I did it again. This should have posted tomorrow morning. Sorry.
This week saw the start of the public phase of the House Impeachment process. Media outlets–left, right and center–have reported on testimony, the behavior of various Representatives, the White House and a multitude of partisans. Still other outlets have reported on those reports.
In other words, there has been a lot of noise. Amid the clamor, though, I think Josh Marshall has made the most incisive observations.As he points out, the question commonly asked is whether the Democrats can make their case convincingly to the American public. And as he also points out, that really isn’t the question.
What’s really being asked is whether Democrats will be able to convince not the American people but Republican partisans and more specifically congressional Republicans. And that is by design an all but impossible standard because they are deeply and unshakably committed to not being convinced.
This is not only the obvious verdict of the last three years. It’s even more clear with the questions which have emerged since September. Congressional Republicans have hopped from one argument to another: from no evidence of wrongdoing, to the wrongdoing is actually fine, to a rearguard action against a corrupt process. The chaos of arguments has zero logic or consistency beyond the simple and overriding one: of refusing to accept that the President did anything wrong no matter what evidence emerges and simply use whatever argument is available to justify that end.
Marshall is right. The pundits who are evaluating the Democrats’ “performance” by their success in moving immovable Republicans are applying a ridiculous standard. As he says, no sane person willingly plays a game or has an argument or even wages a war in which the adversary gets to decide who wins or loses.
That not only guarantees failure it breeds a a sense of helplessness and mawkish begging. It demoralizes supporters and puffs up opponents with a sense of unmerited power.
Public opinion surveys show the public is already pretty well convinced even in advance of public hearings. Overwhelming numbers see this kind of extortion and foreign election interference as wrong. Similar numbers believe the President did these things. Even in advance of public hearings roughly 50% of the voting population already supports the extreme step of removing the President from office – something that hasn’t happened in almost a quarter of a millenium of American history.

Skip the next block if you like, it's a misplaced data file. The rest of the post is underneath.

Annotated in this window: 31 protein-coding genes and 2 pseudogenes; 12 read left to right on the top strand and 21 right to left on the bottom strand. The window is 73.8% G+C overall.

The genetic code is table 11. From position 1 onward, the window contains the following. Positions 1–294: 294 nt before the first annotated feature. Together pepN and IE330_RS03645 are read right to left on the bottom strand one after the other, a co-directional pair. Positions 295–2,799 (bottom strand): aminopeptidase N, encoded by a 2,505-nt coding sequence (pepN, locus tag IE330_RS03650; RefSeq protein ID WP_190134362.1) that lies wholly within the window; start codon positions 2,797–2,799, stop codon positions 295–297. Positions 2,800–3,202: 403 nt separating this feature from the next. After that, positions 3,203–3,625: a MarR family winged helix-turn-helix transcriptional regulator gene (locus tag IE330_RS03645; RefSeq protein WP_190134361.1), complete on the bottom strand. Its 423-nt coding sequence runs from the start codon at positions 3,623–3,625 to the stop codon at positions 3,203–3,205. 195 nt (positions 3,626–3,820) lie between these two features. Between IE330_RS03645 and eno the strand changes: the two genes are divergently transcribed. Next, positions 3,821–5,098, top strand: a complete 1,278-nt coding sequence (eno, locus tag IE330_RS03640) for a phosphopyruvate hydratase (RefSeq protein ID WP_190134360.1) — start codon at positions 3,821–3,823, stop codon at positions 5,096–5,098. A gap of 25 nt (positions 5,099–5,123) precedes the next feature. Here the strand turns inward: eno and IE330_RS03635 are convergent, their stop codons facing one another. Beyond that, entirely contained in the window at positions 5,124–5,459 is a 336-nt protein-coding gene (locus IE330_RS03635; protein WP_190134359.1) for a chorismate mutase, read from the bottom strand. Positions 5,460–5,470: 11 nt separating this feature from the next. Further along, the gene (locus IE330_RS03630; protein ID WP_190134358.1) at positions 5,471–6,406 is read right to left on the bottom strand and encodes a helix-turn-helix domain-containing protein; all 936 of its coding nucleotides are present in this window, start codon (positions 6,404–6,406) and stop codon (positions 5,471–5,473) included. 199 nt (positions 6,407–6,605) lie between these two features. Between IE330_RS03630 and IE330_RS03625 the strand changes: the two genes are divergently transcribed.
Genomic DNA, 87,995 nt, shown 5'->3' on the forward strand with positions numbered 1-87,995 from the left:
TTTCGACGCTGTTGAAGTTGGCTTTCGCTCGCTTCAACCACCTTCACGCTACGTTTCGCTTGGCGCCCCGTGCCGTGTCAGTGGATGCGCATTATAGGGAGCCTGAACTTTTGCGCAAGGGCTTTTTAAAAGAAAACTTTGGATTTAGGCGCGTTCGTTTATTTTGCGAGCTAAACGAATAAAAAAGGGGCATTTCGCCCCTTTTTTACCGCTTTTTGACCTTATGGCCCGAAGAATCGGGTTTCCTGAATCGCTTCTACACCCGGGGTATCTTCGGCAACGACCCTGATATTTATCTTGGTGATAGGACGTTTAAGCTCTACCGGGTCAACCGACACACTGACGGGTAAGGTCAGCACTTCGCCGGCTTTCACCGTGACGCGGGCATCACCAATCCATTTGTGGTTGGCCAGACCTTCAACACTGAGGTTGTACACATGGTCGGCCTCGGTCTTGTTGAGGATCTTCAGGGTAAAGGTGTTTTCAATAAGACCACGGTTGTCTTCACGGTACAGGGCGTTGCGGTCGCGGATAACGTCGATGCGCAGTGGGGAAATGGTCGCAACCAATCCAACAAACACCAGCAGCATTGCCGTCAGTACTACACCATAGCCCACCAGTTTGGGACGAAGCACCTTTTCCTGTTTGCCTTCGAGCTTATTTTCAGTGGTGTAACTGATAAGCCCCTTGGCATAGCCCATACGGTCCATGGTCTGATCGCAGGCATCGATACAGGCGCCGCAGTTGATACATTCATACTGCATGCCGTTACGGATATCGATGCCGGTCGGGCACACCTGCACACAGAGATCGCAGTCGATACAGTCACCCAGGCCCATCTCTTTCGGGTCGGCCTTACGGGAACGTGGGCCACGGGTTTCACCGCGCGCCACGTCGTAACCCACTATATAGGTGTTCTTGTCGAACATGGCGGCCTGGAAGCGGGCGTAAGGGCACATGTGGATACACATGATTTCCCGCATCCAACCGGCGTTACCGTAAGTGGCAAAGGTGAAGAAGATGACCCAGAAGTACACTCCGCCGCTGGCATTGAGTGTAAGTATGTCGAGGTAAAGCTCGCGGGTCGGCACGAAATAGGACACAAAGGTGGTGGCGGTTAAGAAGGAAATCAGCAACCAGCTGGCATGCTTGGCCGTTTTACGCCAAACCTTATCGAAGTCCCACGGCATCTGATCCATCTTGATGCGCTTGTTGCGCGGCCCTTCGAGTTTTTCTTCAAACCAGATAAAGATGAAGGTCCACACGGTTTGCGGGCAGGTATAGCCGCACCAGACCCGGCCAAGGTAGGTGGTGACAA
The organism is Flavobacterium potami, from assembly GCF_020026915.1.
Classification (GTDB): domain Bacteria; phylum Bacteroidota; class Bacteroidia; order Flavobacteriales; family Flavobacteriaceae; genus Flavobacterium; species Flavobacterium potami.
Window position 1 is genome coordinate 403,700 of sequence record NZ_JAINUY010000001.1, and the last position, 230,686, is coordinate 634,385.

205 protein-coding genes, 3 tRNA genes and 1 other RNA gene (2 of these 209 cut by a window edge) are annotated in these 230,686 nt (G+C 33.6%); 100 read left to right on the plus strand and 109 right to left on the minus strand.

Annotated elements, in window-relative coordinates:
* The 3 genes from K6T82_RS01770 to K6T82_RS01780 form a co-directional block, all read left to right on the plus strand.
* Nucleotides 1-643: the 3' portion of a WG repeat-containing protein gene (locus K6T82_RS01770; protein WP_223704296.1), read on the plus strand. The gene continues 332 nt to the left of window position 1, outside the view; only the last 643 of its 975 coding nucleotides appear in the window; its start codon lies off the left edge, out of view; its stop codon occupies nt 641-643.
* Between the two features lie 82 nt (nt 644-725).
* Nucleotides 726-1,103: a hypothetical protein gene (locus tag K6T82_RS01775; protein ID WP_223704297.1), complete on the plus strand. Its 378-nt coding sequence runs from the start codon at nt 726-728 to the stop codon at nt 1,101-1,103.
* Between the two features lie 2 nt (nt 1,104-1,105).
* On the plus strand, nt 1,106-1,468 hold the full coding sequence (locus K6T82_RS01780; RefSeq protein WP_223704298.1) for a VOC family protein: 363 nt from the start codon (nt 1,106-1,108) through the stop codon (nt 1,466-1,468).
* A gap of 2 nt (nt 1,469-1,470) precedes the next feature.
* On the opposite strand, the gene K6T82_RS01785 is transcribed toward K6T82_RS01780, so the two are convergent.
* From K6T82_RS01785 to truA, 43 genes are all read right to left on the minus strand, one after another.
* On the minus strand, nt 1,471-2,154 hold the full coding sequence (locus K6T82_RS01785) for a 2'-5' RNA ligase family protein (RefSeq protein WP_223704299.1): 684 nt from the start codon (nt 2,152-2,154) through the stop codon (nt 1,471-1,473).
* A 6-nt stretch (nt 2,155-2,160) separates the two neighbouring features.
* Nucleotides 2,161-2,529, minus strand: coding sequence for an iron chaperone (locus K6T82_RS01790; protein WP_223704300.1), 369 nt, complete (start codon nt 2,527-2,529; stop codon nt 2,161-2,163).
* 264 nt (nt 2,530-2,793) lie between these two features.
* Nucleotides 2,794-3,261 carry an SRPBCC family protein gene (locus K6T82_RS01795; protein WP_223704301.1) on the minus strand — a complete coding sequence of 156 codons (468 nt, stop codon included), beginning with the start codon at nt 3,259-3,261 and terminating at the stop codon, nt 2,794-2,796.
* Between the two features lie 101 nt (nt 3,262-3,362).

Marshall points out that the evidence of illegal behavior and abuse of power is already overwhelming. Damning testimony has come from Trump’s own appointees, and to the extent details are still missing, it’s because Trump has kept people who could fill in the blanks from testifying.
Certainly it is important to air the evidence publicly, clear up good faith confusions and nudge as many people who believe the President did something wrong but are hesitant about the upheaval of impeachment in the direction of supporting impeachment and removal. But the basic case simply makes itself. The evidence is overwhelming.
His conclusion–with which I entirely agree–is sobering.
It’s not the Democrats who are on trial here, needing to prove themselves with some magisterial performance. Indeed, it’s not even really the President whose guilt is obvious and not even questioned with serious arguments. Who and what is on trial here is the Republican party, which has made it pretty clear that they are willing to countenance any level of law breaking and abuses of power so long as it is done by a Republican or at least as long as it is Donald Trump.
The Democrats’ job is to lay out the evidence in a public setting and get elected Republicans to sign on the dotted line that this is presidential behavior they accept and applaud. That won’t be difficult. They have one last chance to change their answer. Democrats real job is to clarify and publicize that that is their answer.
This isn’t pollyannish. It is simply recognizing the nature of the crisis in which the country finds itself and avoiding nonsensical, bad-faith exercises that can only end in frustration. The aim for Democrats is to set forth, calmly and clearly, what the Republican party accepts and what it is and consolidate the non-Republican, non-authoritarian nationalist vote which supports the rule of law and the constitution. Since the GOP is self-indicting, President Trump will almost certainly not be removed from office and these questions, properly set forth, will go before the people in one year.
What We The People do then–and the margin by which we do it– will tell us who we really are.